Still, the festival’s founders want to keep St. Louis at the center of “Dwell in Other Futures,” using their community-focused and highly collaborative vision to provide an alternative for St. Louis locals who might feel shut out of conversations about the city’s future. As Kroeber explains, the plans that typically dominant narratives about the city’s future tend to be “things like stadium-building and other kinds of mega-project solutions to the city’s ills.” Another dominant narrative, says Kroeber, originates from media portrayals of St. Louis during the Ferguson Uprising, casting the city’s future as one “calcifying into a monument to structural racism.”
Neither narrative offers the kind of restorative, progressive imagined futures Kroeber hopes the festival will inspire.
“I think the most generative sense of the city’s potential future often emerges in smaller and more fleeting spaces—queer club nights, different art scenes, poetry readings,” he explains over the phone. “There are these moments where I’ll walk into a room and feel like I’ve stepped into an alternative future where people are already embodying the future they want to exist.”
Many overlapping artistic communities across the city regularly collaborate to produce work that operates at the intersections of urbanism and futurism, using local experiences to fuel dynamic, inventive works. “Dwell in Other Futures” hopes to bring those people into the same room, and inspire them to build something even more impactful in the festival’s wake.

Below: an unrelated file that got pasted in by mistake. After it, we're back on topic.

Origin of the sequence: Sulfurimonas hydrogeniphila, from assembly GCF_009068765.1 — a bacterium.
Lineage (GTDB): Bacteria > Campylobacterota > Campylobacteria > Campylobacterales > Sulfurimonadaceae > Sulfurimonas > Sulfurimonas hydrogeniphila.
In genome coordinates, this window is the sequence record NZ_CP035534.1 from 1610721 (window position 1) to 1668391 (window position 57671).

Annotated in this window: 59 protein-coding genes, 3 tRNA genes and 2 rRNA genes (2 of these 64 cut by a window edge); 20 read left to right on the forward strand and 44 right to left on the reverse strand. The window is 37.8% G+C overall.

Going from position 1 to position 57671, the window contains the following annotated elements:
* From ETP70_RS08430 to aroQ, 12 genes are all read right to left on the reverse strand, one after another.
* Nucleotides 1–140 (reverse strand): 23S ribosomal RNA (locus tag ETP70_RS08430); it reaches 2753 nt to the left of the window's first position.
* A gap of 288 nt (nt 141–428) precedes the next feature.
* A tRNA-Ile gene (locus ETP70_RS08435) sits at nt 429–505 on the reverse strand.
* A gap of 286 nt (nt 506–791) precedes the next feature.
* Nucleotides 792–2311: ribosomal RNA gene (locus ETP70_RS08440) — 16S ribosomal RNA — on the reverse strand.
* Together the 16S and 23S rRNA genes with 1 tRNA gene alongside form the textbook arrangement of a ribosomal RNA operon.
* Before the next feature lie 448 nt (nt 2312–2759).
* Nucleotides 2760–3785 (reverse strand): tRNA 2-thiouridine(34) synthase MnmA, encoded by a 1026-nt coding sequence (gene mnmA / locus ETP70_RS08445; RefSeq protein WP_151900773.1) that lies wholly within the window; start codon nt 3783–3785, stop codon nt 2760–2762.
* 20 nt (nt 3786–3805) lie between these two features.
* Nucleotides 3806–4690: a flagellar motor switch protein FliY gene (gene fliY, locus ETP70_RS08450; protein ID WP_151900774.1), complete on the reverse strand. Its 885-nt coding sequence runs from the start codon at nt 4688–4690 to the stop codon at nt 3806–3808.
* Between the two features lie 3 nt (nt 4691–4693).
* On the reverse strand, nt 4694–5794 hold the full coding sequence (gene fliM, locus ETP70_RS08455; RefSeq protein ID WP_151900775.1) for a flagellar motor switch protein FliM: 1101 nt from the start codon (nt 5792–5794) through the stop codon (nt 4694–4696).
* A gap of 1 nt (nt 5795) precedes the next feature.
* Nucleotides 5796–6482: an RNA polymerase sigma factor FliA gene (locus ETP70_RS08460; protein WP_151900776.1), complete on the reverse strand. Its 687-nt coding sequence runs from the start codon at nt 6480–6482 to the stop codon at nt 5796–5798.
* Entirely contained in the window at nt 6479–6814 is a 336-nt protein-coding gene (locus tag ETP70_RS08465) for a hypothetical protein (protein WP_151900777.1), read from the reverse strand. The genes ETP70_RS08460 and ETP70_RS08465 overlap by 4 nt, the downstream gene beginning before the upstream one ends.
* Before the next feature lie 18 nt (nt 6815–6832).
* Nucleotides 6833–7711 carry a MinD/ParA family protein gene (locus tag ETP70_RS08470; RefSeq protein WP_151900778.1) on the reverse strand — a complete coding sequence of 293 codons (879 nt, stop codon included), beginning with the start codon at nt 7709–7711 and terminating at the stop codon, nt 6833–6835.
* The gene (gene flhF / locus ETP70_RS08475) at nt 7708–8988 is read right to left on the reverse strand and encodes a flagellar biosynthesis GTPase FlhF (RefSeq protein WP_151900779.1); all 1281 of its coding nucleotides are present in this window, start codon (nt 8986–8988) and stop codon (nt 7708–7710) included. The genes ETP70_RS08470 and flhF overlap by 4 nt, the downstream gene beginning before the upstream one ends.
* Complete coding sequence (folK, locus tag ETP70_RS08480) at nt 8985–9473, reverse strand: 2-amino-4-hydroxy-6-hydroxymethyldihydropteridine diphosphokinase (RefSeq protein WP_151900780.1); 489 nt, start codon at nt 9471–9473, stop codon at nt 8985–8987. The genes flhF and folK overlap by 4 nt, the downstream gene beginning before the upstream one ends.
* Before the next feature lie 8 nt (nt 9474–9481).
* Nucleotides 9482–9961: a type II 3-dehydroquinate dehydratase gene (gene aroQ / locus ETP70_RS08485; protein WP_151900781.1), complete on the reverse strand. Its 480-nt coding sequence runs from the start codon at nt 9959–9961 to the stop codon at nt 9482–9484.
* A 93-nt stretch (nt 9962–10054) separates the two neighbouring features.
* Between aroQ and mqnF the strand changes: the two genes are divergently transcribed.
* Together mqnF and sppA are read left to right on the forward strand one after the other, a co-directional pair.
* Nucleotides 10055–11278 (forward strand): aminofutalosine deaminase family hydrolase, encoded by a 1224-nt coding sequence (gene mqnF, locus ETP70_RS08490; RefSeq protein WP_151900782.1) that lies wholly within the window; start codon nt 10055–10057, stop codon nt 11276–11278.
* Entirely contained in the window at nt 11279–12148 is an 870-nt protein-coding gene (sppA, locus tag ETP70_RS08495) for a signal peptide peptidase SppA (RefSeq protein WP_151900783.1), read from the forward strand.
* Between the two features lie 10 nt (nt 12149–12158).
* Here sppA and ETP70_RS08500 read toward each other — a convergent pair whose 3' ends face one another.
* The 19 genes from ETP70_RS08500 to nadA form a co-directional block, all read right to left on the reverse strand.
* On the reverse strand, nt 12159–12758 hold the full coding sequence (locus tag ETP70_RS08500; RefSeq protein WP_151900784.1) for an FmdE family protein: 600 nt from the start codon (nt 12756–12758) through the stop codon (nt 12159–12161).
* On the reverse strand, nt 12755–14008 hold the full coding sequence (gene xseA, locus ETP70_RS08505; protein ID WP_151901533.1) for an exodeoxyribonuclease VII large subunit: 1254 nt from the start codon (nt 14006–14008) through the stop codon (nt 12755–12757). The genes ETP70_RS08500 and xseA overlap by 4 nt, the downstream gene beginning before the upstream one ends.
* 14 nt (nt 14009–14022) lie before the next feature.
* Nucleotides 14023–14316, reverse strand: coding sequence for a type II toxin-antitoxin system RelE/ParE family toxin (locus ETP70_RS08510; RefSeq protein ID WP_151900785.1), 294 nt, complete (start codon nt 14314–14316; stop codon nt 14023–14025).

“Could the festival be a platform that amplifies these more generative, more visionary, more radical futures that are already at play in the city?” Kroeber asks.
Dr. Wanzo, echoing the same sentiment, says she’s “most excited by the possibilities of all the conversations and future collaborations that might emerge after all these different events. When you do something like this, you want there to be some longer conversation between people, or some new connections that weren’t there before that allow people to then build something else.”
The festival’s celebration of collaborative community efforts is also replicated in its own origin story. In addition to Kroeber, Wanzo and Portlock working together, “Dwell in Other Futures” is also made possible through grants, partnerships and sponsorships from more a dozen of St. Louis arts and academic institutions and generous individuals. Though the “constellation” of partnerships made logistics a unique challenge for the three-person team, Kroeber says, “It’s been worth it because it’s an amazing group.”
The event opens at the .Zack event space and continues with performances and instillations at the Pulitzer Arts Foundation. Visit their website for a full event schedule for “Dwell in Other Futures,” held April 27-28.
First image of Damon Davis at work and second image of Katherine Simone Reynold’s previous work courtesy of the team at “Dwell in Other Futures.”